A pillar of the community is less admired at home

Published 9:15 am Tuesday, September 22, 2020

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DEAR ABBY: I have been married for 14 years to a man a lot of people in our town think has no flaws. He helps a lot of people, and he is also a pastor, but he ignores me and takes me for granted, personally, emotionally and sexually. He’d rather watch TV until he falls asleep on the couch.
He looks at pornography online, and I catch him often. Even if he’s busy at work, he finds time for everybody but me. He always has excuses.
Since I married him, I have supported him and have gone the extra mile in all aspects — his work, church activities. I have waited on him and made sure all his needs were met. Now I have reached the end of the line, and I want to leave. But if I do, people who know him will make me the villain.
Although we still live under one roof for financial reasons, now I separate myself from him, look after him less and sleep in another room with my dog. Please, Abby, give me your views. — DONE WITH IT IN MAINE
DEAR DONE: It appears your husband has already checked out of this marriage-in-name-only. Stop being afraid of being labelled a villain and offer your husband the option of couples counseling to see if the two of you can reconnect. Take into consideration that there may be more involved than you are aware of (ED problems, another woman). If your husband refuses, and you haven’t already done so, confide what has been happening in two or three close female friends. They can then spread the word that there is more than one side to the story. Then talk to an attorney.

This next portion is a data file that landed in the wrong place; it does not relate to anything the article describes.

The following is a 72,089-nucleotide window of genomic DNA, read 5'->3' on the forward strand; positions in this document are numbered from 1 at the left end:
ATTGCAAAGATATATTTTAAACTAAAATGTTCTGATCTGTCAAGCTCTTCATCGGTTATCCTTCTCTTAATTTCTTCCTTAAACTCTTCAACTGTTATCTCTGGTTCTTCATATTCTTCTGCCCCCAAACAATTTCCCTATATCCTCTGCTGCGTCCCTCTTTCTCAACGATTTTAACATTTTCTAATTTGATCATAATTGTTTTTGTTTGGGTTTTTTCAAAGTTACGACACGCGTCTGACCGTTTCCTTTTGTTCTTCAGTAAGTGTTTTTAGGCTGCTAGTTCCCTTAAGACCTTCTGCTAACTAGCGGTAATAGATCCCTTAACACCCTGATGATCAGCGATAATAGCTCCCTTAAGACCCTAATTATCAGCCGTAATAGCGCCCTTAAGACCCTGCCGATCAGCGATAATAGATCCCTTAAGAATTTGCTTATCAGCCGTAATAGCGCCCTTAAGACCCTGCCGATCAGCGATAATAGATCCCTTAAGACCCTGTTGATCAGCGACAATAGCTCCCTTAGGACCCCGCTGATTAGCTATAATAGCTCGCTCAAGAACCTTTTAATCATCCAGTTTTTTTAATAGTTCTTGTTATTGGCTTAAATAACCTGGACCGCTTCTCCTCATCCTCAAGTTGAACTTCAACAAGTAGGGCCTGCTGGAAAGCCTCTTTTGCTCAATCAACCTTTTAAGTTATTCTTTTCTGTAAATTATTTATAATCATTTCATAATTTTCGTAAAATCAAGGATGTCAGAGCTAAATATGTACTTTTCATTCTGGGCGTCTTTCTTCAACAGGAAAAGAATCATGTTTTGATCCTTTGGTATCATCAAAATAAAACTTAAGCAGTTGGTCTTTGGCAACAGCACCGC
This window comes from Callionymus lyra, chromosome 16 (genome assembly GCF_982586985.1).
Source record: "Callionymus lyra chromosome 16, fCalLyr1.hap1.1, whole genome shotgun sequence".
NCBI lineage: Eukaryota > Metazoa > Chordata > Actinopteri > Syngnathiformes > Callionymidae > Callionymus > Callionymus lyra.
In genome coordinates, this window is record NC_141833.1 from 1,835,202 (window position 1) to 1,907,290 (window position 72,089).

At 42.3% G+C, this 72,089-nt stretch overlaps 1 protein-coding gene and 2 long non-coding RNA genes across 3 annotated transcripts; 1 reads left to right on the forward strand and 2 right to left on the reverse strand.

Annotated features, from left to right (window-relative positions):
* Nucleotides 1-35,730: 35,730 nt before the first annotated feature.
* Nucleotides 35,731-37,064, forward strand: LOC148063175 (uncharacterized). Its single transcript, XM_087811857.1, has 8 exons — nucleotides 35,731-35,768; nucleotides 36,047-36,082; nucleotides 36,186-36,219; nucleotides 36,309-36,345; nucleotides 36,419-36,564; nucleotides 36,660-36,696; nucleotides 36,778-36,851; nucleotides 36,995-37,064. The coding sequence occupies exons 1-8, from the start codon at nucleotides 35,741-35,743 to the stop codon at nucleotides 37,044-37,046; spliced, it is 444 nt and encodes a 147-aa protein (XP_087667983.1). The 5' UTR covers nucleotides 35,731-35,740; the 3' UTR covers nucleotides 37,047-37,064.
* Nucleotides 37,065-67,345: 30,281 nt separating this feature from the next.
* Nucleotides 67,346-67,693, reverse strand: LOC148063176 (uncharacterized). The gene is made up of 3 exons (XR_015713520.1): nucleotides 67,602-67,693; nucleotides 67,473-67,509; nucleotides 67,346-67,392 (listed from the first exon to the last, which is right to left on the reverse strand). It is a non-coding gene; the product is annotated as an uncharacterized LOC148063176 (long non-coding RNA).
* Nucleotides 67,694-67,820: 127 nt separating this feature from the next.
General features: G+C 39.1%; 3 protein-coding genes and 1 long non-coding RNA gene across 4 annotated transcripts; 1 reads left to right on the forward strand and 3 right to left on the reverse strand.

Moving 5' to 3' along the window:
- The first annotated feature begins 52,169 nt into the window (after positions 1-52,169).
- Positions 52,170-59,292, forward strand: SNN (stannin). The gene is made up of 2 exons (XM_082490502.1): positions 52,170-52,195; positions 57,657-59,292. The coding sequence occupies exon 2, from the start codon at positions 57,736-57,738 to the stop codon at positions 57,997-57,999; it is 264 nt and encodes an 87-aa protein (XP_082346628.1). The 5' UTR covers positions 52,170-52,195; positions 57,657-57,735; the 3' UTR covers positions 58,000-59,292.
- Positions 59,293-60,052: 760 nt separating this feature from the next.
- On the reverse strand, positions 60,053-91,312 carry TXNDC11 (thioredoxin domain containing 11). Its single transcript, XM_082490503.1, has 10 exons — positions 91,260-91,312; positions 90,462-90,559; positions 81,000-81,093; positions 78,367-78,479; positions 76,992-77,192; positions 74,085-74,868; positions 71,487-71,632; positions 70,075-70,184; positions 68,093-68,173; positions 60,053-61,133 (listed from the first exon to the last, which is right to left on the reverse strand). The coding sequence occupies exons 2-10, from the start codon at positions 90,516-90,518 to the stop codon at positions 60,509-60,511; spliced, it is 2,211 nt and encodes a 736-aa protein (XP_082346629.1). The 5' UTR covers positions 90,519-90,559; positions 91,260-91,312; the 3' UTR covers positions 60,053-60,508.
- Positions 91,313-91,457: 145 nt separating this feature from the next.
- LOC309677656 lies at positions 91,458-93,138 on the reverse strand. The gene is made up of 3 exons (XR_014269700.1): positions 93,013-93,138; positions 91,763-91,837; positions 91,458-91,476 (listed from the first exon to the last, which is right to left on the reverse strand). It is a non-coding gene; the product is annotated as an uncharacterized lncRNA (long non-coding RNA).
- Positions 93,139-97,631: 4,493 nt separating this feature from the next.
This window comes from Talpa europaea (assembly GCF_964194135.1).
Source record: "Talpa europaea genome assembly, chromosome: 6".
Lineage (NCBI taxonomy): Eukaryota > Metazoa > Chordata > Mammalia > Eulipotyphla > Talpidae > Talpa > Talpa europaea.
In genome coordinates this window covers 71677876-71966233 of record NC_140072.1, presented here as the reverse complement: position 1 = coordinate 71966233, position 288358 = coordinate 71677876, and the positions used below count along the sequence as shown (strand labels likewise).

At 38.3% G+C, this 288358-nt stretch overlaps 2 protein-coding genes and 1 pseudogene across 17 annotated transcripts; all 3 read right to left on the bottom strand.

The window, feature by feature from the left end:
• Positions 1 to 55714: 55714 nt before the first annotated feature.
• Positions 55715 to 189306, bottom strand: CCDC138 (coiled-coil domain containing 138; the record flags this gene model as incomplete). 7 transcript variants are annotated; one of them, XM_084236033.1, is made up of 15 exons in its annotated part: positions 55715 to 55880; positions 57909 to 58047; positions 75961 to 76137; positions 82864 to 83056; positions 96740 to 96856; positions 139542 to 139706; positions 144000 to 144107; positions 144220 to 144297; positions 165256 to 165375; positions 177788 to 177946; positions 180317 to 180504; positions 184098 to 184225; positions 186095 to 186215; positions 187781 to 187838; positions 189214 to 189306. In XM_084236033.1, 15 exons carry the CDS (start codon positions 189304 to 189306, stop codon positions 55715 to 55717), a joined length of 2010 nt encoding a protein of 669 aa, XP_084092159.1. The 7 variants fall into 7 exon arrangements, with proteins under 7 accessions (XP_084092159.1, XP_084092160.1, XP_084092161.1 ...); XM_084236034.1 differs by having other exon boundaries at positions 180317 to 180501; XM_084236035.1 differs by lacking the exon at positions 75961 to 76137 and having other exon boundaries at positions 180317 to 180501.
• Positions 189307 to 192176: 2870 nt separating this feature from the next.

DEAR ABBY: Two years ago, my mother-in-law moved into a nursing home and was very sad to be leaving the house she had lived in for 50 years. My husband, devastated at the thought of someone else owning his childhood home, convinced me to sell our house and buy the house from my mother-in-law. We moved in and began renovating it with the intention that it would become our forever home.
The problem is, everyone regards it as THEIR home, not ours. His adult children, his brother and his nieces all come and go as they please. I have talked to my husband about locking the front door, but he often forgets.
His family members come into our house and make a mess or eat our food or sit out on our deck. Then they act like I need to accept it, as it’s their family house. I could maybe understand if we had inherited the house, but we pay the mortgage on it.
I’m out of patience. How do I get my in-laws to once and for all see that this house is not theirs but ours? — DESPERATE IN THE MIDWEST
DEAR DESPERATE: I assume you have been hesitant to tell these in-laws that the names on the deed to the house are yours and your husband’s. If you haven’t said it plainly, the time to do it is now. You don’t have to be nasty, but you do have to convey that you would like guests to call before coming over to be sure it’s convenient. This is not too much to ask.
It goes without saying (I sincerely hope) that they shouldn’t mess the place up or help themselves to your food uninvited. Your husband should back you up on this. Because he sometimes forgets to lock the door, that responsibility is one you will have to assume. You have my sympathy.
Dear Abby is written by Abigail Van Buren, also known as Jeanne Phillips, and was founded by her mother, Pauline Phillips. Contact Dear Abby at www.DearAbby.com or P.O. Box 69440, Los Angeles, CA 90069.
To receive a collection of Abby’s most memorable — and most frequently requested — poems and essays, send your name and mailing address, plus check or money order for $8 (U.S. funds) to: Dear Abby — Keepers Booklet, P.O. Box 447, Mount Morris, IL 61054-0447. Shipping and handling are included in the pri

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